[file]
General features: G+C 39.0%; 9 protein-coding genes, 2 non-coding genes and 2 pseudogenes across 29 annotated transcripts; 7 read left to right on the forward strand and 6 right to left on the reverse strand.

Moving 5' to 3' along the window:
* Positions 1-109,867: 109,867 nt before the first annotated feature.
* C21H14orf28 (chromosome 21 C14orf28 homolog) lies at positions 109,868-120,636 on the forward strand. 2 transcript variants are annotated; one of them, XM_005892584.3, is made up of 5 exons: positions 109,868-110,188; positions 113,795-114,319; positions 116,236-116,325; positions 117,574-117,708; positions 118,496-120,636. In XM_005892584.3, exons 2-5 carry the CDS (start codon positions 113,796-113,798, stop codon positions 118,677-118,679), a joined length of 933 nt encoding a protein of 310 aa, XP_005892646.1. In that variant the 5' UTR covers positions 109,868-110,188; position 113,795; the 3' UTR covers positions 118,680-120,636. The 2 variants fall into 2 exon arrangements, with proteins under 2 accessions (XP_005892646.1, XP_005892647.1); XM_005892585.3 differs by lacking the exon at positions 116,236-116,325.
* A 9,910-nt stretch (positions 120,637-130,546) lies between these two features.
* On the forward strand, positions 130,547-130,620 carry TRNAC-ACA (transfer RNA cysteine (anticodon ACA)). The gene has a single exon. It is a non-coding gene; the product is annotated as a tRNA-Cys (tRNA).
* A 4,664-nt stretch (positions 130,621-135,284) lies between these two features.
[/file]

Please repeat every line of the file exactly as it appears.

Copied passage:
General features: G+C 39.0%; 9 protein-coding genes, 2 non-coding genes and 2 pseudogenes across 29 annotated transcripts; 7 read left to right on the forward strand and 6 right to left on the reverse strand.

Moving 5' to 3' along the window:
* Positions 1-109,867: 109,867 nt before the first annotated feature.
* C21H14orf28 (chromosome 21 C14orf28 homolog) lies at positions 109,868-120,636 on the forward strand. 2 transcript variants are annotated; one of them, XM_005892584.3, is made up of 5 exons: positions 109,868-110,188; positions 113,795-114,319; positions 116,236-116,325; positions 117,574-117,708; positions 118,496-120,636. In XM_005892584.3, exons 2-5 carry the CDS (start codon positions 113,796-113,798, stop codon positions 118,677-118,679), a joined length of 933 nt encoding a protein of 310 aa, XP_005892646.1. In that variant the 5' UTR covers positions 109,868-110,188; position 113,795; the 3' UTR covers positions 118,680-120,636. The 2 variants fall into 2 exon arrangements, with proteins under 2 accessions (XP_005892646.1, XP_005892647.1); XM_005892585.3 differs by lacking the exon at positions 116,236-116,325.
* A 9,910-nt stretch (positions 120,637-130,546) lies between these two features.
* On the forward strand, positions 130,547-130,620 carry TRNAC-ACA (transfer RNA cysteine (anticodon ACA)). The gene has a single exon. It is a non-coding gene; the product is annotated as a tRNA-Cys (tRNA).
* A 4,664-nt stretch (positions 130,621-135,284) lies between these two features.